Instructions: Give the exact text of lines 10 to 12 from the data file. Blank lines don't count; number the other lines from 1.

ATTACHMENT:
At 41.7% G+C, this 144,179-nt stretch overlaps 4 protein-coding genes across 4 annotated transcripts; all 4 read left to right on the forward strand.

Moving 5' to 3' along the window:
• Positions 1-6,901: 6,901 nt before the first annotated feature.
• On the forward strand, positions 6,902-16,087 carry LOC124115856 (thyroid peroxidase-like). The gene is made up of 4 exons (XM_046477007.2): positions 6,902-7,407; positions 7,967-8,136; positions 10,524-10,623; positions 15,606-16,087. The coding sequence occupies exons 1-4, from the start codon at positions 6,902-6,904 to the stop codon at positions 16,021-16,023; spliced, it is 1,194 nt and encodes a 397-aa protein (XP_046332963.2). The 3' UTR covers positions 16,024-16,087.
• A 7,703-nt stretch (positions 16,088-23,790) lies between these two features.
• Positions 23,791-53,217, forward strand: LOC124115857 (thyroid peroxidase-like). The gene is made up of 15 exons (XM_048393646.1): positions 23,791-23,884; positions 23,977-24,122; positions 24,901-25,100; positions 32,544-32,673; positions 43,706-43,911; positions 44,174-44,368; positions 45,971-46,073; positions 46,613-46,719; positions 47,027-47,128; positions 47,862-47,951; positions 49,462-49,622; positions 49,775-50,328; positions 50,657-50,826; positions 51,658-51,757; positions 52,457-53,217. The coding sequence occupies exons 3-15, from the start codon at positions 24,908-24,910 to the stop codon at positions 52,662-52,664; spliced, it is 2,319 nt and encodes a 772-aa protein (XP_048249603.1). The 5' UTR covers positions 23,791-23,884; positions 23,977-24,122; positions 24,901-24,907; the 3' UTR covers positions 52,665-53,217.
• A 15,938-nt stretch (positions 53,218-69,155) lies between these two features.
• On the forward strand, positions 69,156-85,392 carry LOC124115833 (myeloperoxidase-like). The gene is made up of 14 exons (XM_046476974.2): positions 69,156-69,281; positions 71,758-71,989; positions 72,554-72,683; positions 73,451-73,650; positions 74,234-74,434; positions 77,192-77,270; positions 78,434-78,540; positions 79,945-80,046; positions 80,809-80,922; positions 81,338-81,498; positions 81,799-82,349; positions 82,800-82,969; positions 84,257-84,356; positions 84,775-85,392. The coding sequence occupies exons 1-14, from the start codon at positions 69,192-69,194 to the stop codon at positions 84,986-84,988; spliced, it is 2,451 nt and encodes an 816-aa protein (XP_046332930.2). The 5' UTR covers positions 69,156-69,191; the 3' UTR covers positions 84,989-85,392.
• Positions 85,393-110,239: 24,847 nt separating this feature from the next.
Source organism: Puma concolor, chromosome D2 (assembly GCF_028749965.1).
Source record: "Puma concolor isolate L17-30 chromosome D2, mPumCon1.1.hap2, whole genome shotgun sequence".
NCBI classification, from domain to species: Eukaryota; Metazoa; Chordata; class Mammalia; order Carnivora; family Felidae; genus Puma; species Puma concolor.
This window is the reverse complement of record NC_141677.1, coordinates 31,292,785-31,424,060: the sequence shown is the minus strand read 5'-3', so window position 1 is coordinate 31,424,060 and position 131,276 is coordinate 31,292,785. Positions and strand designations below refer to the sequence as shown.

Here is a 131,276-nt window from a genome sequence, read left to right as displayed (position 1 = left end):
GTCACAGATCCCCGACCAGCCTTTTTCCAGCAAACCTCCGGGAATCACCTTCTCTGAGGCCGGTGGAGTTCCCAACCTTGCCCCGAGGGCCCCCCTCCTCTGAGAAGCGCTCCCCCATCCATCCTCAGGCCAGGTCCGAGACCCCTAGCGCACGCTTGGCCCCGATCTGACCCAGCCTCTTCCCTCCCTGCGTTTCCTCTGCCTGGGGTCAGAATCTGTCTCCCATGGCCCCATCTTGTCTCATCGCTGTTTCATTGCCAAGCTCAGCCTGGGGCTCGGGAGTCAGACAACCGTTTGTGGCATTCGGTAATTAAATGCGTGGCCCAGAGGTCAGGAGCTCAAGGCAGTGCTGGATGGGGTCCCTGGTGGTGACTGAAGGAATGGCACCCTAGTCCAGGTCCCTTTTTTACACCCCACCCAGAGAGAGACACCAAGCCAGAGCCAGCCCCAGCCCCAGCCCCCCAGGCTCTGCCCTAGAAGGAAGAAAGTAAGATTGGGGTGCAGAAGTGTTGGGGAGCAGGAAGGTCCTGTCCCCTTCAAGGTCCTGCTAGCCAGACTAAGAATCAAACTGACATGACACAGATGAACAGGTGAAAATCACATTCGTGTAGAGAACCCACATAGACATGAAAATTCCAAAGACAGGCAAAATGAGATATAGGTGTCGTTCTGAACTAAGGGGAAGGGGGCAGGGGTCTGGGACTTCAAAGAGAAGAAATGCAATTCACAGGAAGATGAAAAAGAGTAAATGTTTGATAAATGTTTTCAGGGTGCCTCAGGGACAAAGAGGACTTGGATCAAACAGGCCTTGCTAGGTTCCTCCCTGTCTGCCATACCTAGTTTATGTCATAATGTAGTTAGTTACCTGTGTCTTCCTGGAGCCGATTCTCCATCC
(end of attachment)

Source organism: Puma concolor, chromosome D2 (assembly GCF_028749965.1).
Source record: "Puma concolor isolate L17-30 chromosome D2, mPumCon1.1.hap2, whole genome shotgun sequence".
NCBI classification, from domain to species: Eukaryota; Metazoa; Chordata; class Mammalia; order Carnivora; family Felidae; genus Puma; species Puma concolor.